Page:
And these people I speak of have been overwhelming Asian (i.e. Indians), who have, together with the Coloured people, progressed the most materially and otherwise since the fall of apartheid in 1994.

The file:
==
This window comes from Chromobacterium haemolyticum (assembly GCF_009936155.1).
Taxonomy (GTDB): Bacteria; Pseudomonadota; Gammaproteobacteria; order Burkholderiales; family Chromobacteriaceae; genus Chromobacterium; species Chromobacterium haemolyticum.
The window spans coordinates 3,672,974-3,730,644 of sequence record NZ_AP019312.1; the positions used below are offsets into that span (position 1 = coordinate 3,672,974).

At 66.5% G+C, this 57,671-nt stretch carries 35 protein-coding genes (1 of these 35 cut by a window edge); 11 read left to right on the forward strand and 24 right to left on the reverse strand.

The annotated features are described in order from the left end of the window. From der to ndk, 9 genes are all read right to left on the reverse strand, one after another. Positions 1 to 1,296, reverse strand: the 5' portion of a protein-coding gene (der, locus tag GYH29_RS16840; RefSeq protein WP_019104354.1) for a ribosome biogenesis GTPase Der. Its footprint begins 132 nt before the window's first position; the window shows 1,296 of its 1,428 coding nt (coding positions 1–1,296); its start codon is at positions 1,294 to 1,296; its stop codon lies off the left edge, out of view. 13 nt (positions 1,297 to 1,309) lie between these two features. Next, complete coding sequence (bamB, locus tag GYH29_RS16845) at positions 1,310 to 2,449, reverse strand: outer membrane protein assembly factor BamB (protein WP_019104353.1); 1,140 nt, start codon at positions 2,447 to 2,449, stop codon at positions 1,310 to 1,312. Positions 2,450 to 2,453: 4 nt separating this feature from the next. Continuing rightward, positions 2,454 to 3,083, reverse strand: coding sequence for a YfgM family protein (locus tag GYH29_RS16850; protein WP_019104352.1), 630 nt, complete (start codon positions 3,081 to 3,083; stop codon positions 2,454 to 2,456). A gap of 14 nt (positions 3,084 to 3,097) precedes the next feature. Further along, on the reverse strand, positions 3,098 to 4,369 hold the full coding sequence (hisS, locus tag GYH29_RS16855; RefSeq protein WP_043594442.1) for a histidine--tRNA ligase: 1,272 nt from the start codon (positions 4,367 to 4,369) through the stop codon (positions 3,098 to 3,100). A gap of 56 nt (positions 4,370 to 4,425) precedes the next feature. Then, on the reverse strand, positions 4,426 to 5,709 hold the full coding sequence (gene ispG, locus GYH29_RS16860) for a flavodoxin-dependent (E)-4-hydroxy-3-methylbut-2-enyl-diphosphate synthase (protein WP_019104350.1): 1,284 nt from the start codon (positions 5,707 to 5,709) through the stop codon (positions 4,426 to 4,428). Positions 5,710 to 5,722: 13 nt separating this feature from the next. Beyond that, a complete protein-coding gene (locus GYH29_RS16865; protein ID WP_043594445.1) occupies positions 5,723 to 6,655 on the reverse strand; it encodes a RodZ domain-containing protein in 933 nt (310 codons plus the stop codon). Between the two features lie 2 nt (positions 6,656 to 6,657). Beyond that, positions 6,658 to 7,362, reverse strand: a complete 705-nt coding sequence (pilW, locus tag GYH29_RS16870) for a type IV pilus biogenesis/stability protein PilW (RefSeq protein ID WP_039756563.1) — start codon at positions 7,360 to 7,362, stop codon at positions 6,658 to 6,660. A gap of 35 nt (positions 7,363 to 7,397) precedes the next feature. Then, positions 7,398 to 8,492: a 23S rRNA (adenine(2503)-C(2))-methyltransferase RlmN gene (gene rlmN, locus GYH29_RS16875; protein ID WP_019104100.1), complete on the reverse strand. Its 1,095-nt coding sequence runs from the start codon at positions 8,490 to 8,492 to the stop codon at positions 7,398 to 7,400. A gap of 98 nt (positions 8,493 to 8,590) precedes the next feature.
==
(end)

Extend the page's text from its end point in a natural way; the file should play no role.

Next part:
I can be nothing but very thankful for my situation here though.  It’s almost everything I could have hoped for in an NGO internship.  Practical Christian Ministries is a non-profit grassroots organisation (kind of like BCCSC back home), that runs a variety of projects in the areas of democracy (like running workshops on election processes, doing voter registration, monitoring voting etc.), human rights and women’s rights in particular (workshops, training ministers, surveys to monitor the situation etc.), poverty reduction (skills training, setting up cooperative business, providing information and access to government grants, micro-credit etc.), HIV/AIDS prevention and impact-reduction (awareness programmes, minister-outreach; they’re launching a new, holistic-approach campaign called “Living Positively” in July), youth outreach (skills training, trauma counselling etc.), and pastoral care (training pastors in counselling skills, creating communities of pastors in rural areas etc.).  So far I’ve only been there for two days (16 June was Youth Day, also the anniversary of the Soweto riot/massacre, which Janine might remember), but I look forward to the following weeks.  The first day I was a scribe at their latest progress-report meeting, which gave me a fantastic overview of all the work the organisation is doing, and now I’m helping to put together an outline for the organisation’s corporate PowerPoint presentation and website.  I’m expecting to be brought out to see some of the fieldwork some time soon.